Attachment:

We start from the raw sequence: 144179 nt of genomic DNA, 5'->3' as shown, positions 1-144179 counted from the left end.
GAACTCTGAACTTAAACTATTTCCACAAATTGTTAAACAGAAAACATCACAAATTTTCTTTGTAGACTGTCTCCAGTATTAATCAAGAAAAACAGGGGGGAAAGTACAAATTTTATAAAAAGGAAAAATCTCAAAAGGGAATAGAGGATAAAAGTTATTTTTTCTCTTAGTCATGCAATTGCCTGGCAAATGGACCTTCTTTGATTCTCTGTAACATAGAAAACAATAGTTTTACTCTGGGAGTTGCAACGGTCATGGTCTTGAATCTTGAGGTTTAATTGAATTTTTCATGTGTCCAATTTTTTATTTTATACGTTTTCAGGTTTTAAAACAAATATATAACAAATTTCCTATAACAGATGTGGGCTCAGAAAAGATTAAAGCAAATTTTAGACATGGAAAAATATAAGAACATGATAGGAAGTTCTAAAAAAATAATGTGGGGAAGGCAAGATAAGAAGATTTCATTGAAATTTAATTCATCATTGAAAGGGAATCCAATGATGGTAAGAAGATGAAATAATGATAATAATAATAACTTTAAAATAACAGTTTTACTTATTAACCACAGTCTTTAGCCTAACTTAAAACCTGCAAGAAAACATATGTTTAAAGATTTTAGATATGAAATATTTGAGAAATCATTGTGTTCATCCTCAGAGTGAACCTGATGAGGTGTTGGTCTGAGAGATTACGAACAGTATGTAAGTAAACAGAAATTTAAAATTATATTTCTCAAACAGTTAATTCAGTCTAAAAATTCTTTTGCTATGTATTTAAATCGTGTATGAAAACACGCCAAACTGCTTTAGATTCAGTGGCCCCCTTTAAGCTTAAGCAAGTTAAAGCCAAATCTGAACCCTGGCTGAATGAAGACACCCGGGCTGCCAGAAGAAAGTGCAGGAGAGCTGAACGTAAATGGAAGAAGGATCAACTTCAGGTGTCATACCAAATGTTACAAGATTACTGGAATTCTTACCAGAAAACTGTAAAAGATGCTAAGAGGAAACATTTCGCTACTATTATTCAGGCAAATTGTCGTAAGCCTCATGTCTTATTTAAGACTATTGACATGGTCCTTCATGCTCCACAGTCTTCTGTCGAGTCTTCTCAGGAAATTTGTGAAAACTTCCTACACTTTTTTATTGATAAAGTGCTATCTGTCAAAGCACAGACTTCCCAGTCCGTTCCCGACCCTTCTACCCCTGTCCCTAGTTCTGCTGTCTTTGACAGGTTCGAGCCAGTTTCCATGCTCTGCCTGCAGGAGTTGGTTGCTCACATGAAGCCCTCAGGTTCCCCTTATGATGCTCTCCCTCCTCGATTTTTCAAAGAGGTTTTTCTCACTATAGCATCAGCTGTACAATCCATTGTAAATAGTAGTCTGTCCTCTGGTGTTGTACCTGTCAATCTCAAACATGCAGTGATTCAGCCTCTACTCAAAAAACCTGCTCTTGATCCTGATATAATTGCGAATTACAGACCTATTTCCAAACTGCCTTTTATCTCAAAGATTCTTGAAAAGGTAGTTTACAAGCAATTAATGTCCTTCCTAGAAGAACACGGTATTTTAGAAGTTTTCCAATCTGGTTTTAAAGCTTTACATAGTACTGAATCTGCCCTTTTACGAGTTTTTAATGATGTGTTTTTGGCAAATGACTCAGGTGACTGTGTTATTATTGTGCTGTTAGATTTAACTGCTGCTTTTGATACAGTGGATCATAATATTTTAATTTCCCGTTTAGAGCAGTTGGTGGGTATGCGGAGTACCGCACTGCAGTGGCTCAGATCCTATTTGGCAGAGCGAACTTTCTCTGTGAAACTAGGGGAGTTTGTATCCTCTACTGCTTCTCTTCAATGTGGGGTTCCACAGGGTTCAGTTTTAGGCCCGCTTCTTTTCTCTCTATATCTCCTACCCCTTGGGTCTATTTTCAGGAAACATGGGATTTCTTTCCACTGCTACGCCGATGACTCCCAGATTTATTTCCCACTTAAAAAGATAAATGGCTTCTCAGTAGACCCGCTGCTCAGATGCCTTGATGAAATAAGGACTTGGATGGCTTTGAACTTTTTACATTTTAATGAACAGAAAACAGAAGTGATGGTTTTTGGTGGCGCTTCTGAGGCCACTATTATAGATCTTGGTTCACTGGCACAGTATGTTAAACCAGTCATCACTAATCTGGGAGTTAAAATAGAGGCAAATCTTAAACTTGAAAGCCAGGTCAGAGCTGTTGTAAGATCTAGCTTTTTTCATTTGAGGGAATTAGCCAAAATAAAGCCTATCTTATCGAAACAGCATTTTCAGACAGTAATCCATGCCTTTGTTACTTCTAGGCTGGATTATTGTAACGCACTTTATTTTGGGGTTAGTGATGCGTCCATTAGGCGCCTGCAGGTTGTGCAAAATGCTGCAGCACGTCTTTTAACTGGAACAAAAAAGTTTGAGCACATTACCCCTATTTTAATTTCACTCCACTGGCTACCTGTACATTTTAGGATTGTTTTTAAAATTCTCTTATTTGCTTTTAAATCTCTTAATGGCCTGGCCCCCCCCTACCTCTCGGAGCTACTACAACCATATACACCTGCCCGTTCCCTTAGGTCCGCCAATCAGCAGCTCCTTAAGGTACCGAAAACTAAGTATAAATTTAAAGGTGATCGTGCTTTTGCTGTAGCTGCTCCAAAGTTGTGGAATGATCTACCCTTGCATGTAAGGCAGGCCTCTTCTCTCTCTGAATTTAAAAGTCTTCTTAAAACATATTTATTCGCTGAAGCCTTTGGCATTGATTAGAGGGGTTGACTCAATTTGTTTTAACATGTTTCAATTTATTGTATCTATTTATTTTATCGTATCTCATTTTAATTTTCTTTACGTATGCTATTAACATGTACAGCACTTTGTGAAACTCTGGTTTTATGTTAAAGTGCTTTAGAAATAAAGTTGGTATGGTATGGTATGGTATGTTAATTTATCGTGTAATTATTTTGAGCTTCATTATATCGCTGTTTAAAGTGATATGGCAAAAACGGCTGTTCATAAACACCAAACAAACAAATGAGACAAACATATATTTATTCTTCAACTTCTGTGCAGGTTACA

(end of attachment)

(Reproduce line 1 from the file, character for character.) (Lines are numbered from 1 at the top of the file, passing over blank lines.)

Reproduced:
We start from the raw sequence: 144179 nt of genomic DNA, 5'->3' as shown, positions 1-144179 counted from the left end.